My family spent last Saturday morning working hard getting their chores done so they could play. I had promised myself a morning of writing. I tried to concentrate but the noise and commotion of people being busy distracted me. My frustration boiled to a point of no return and I had to let off steam. “I give up” I ranted and dramatically, I cleaned up and shut down and stomped off.
I tackled the mountain high laundry pile. Whipping clothes into piles of like colors, vocalizing my irritation. As I write this, a week later, I cringe at the spectacle I was making of myself. Not one of my finer moments. I believe that frustration I felt is a common problem for many. Wanting to do something meaningful but getting bogged down in the mundane daily chores and before you know it the day is over. I put off my story writing last weekend and here it is a whole week later, forgotten thoughts and rambling words that really make no sense to me now. Trying to salvage the muttering mess and with every attempt it falls flat. Do I save it or do I start over? It was a good story and I am sure there is a valuable lesson in there somewhere. I just have to dig around and find it.
During my rant in the laundry room I had a flashback to my childhood. My father had a mysterious agenda that pulled him away from his family. I remember the anger he felt when things or people interfered with his to do list. We tiptoed around him, staying out of his way while he plowed through life, checking things off his list. I was behaving like he would, being pulled away from something that I wanted to do. I do not have too many fond memories of my father. It was a continuous battle of me not creating more work for him and needing to be with him. Needless to say, we are not close. Do I want to have that same relationship with my children? Walking away from writing seems like the right thing to do. My resentment fades and I dig in and do my share of the chores.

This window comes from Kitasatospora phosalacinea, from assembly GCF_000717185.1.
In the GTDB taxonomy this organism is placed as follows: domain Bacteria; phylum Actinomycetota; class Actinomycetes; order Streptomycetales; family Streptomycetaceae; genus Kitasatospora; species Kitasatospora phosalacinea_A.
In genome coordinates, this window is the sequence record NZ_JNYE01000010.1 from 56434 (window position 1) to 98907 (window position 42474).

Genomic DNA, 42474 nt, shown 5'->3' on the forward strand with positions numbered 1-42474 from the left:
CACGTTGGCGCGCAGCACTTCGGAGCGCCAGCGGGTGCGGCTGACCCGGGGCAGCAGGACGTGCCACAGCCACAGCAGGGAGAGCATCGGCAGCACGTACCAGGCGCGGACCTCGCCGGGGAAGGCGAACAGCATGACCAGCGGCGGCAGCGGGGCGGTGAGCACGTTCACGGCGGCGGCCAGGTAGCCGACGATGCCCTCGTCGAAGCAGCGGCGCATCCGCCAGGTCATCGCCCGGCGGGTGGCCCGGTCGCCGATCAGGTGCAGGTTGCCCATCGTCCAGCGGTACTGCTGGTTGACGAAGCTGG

While working I remembered a discussion in a bible study class, an older gentleman remarked that many have the viewpoint that “children are to be seen and not heard”. This was definitely my father’s philosophy. We also discussed what the pastor said during a sermon, about how the household reflects the condition of one’s heart towards God. It was one of those phrases that grabbed my attention and wouldn’t let go until I wrestled with it for a while. I am not sure why it disturbed me. Maybe because of the condition of my household is so volatile. But yet the explosion comes when people are expressing emotions and the need to be heard. We are a dysfunctional mess of moody and opinionated people at war. Questioning and negotiating our way around each other, so we all can fulfill our own agenda. Is this what it means to “not be heard”? To many people with too many opinions creates strife? Was my father like he was because he did not have a say when he was growing up and when he was the “head of the household” he took full advantage of it. All these questions pile up like the never-ending mountain of laundry.